Recently, engineers propose longitudinal training walls to replace traditional transverse groynes. This new intervention is expected to maintain a navigation route under low flow conditions while not hampering flow conveyance of the river channel. Navigation occurs mainly in low-land river channels where the formation of alternate bars constitutes a problem which requires mitigation measures like dredging. Le et al. (2015, 2016) found that the starting point of the longitudinal training wall with respect to a steady bar plays an important role on the stability of the bifurcating parallel channels. Starting at a location near the upstream part of the bar leads to side channel silt up. On the contrary, starting at a location near the downstream part of the bar leads to side channel erosion. The most interesting result was that when the longitudinal training wall starts near the bar top, both channels remain open for a long time. However, these results were obtained only for a specific width ratio, ratio between the width of the side and the width of the original channel, B1/B0 = 1/6, under a constant discharge. In practice, the width ratio may vary to obtain specific achievements. Wang et al. (1995) showed that the width ratio plays an important role on the stability of bifurcating channels. So, how the system behaves for different width ratios under variable discharge remains unclear and needs further investigation.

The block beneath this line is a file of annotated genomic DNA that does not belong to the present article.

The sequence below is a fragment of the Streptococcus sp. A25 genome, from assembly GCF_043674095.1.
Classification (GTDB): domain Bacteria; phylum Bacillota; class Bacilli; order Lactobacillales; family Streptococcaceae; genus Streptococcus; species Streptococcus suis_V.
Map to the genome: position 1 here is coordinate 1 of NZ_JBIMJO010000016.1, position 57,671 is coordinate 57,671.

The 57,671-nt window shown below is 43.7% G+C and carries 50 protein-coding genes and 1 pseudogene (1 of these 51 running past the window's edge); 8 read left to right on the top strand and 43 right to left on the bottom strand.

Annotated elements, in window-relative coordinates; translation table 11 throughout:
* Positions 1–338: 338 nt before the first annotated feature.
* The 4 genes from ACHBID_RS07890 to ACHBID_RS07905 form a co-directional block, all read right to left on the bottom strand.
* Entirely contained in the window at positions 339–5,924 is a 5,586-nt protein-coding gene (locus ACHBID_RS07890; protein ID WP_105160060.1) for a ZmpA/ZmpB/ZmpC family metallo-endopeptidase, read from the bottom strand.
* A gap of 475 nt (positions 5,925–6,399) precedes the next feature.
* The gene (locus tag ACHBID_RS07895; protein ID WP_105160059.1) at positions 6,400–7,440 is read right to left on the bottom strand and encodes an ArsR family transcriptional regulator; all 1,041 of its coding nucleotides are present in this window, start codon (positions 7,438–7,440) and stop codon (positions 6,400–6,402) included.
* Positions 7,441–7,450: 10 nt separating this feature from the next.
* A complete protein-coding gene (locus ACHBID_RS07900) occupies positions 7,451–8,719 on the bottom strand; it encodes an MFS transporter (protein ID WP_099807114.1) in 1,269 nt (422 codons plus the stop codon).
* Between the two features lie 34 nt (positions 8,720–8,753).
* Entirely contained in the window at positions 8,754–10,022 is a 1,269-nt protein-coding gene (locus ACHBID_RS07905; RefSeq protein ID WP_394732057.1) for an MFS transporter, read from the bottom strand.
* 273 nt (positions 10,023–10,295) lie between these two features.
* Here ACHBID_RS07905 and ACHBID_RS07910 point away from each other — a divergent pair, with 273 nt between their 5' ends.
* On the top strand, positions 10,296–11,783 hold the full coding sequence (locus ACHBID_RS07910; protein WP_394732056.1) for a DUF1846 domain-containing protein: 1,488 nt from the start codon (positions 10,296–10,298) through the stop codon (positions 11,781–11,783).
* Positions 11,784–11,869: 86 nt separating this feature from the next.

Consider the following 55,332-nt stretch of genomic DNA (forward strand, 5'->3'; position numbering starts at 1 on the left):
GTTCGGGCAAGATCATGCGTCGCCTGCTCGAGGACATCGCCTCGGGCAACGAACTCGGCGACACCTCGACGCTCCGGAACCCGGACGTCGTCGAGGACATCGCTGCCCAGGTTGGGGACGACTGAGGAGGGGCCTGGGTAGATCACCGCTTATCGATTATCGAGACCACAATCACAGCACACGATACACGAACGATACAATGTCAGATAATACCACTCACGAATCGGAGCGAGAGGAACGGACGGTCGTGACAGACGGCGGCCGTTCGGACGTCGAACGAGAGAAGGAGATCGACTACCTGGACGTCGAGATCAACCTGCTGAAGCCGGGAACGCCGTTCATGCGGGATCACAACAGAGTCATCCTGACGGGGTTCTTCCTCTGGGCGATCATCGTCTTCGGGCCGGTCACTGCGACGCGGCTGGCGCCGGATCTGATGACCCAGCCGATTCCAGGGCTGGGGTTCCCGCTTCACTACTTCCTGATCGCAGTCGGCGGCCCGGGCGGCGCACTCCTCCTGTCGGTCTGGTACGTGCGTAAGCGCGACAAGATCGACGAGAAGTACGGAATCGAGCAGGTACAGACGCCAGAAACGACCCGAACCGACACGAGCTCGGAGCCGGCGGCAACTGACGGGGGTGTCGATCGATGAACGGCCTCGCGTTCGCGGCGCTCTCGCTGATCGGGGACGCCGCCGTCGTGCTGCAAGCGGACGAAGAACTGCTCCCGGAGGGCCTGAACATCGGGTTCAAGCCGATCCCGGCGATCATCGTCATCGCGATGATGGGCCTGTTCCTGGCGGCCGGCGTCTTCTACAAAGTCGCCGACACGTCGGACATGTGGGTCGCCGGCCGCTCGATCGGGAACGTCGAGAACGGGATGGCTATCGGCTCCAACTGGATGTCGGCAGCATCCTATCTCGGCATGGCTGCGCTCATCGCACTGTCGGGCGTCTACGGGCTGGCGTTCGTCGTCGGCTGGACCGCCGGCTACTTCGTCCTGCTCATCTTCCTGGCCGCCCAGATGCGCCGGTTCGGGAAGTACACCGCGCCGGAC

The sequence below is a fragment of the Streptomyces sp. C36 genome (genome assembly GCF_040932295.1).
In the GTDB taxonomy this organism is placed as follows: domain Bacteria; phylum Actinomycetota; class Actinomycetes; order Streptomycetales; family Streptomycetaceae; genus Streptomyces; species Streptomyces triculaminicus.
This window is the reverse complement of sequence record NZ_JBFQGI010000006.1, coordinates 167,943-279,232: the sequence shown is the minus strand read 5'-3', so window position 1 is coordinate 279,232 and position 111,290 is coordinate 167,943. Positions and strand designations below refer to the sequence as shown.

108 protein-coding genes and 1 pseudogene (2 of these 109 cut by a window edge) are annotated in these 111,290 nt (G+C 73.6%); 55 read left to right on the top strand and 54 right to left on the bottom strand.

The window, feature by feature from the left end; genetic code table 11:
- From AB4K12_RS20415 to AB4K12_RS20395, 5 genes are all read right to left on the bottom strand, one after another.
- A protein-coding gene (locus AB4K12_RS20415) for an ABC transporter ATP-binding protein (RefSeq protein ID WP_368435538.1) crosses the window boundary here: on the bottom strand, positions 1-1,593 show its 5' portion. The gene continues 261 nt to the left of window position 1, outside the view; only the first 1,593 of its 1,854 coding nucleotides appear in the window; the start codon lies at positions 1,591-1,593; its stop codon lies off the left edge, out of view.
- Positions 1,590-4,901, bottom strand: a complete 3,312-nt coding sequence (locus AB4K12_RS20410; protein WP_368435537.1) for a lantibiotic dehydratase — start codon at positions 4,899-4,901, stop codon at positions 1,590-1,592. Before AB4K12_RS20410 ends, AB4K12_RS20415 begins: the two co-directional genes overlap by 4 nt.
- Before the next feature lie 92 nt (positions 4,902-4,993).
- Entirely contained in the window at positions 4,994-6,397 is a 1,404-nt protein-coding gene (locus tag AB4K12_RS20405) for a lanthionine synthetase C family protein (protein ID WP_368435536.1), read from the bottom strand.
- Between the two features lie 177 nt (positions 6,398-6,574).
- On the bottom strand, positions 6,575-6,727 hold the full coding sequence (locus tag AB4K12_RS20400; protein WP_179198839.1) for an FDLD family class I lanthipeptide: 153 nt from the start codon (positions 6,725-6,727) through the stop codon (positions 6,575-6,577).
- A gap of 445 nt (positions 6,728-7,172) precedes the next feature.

|Publication status||Published - 2017|
|Event||NCR-Days 2017 - Wageningen, Netherlands|
Duration: 1 Feb 2017 → 3 Feb 2017
|Period||1/02/17 → 3/02/17|
|Other||Netherlands Centre for River Studies is a corporation of the Universities of Delft, Utrecht, Nijmegen, Twente and Wageningen, UNESCO-IHE, RWS-WVL and Deltares|